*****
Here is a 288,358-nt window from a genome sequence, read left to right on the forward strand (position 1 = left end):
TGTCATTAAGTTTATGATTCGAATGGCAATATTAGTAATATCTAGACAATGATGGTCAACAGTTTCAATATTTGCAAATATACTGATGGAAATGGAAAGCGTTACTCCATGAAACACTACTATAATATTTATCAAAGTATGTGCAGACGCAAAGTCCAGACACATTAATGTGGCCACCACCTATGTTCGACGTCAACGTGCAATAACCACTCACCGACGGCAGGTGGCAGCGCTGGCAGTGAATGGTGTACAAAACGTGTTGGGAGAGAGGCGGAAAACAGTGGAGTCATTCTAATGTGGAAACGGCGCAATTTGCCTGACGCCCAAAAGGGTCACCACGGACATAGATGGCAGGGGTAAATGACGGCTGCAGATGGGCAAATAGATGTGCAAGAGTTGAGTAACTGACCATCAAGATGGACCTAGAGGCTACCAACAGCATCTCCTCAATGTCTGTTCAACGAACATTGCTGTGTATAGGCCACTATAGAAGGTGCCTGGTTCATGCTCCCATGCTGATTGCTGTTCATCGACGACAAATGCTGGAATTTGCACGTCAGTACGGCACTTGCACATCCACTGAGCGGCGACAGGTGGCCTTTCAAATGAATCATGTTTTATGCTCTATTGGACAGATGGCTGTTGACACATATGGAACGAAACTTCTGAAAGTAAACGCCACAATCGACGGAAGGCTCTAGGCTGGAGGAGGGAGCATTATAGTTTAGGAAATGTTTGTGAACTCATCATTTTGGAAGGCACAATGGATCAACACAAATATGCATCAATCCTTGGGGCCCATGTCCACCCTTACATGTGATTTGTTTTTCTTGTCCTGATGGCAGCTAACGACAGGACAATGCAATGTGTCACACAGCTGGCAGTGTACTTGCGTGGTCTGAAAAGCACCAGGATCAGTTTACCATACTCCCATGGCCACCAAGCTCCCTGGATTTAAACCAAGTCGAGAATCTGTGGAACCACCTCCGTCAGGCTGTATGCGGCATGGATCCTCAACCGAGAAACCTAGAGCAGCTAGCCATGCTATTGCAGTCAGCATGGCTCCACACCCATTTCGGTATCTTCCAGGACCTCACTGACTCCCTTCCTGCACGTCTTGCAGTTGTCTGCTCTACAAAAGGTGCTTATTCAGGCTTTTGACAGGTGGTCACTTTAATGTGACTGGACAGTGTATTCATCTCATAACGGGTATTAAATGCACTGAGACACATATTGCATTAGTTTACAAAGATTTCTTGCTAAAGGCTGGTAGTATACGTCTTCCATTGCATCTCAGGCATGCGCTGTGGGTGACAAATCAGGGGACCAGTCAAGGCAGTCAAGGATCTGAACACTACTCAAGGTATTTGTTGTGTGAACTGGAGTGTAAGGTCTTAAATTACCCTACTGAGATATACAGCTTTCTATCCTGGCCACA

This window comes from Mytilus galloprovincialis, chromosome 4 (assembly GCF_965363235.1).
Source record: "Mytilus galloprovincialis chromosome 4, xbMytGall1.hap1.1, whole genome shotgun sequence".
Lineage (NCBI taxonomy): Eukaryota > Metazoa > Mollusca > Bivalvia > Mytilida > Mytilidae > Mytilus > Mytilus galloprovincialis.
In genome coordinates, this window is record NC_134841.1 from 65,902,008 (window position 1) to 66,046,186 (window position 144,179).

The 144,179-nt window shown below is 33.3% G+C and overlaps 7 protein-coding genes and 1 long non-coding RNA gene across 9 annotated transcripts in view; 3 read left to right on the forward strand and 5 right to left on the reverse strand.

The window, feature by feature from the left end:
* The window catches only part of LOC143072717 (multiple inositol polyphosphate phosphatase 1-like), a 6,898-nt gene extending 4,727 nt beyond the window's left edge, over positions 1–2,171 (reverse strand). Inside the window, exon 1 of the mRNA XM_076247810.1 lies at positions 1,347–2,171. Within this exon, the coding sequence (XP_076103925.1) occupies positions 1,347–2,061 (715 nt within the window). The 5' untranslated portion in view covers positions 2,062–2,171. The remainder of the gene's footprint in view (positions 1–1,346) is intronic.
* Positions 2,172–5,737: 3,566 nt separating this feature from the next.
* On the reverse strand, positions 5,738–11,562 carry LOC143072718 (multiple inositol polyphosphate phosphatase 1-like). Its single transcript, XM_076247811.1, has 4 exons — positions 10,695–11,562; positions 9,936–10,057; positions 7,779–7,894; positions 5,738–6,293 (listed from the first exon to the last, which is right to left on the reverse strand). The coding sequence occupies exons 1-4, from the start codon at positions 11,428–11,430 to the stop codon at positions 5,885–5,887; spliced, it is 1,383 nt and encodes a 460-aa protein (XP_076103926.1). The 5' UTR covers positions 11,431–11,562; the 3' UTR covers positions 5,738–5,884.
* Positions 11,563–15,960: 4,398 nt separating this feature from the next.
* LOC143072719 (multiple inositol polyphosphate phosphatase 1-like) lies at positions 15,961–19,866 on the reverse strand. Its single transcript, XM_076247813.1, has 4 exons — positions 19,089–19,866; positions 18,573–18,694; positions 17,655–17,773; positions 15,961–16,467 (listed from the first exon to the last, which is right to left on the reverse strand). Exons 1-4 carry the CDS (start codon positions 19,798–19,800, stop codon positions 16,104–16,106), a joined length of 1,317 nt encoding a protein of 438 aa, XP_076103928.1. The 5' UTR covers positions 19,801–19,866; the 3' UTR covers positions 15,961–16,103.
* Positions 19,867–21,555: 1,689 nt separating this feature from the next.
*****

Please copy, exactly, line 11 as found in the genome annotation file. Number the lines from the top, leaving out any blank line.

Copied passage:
* On the reverse strand, positions 5,738–11,562 carry LOC143072718 (multiple inositol polyphosphate phosphatase 1-like). Its single transcript, XM_076247811.1, has 4 exons — positions 10,695–11,562; positions 9,936–10,057; positions 7,779–7,894; positions 5,738–6,293 (listed from the first exon to the last, which is right to left on the reverse strand). The coding sequence occupies exons 1-4, from the start codon at positions 11,428–11,430 to the stop codon at positions 5,885–5,887; spliced, it is 1,383 nt and encodes a 460-aa protein (XP_076103926.1). The 5' UTR covers positions 11,431–11,562; the 3' UTR covers positions 5,738–5,884.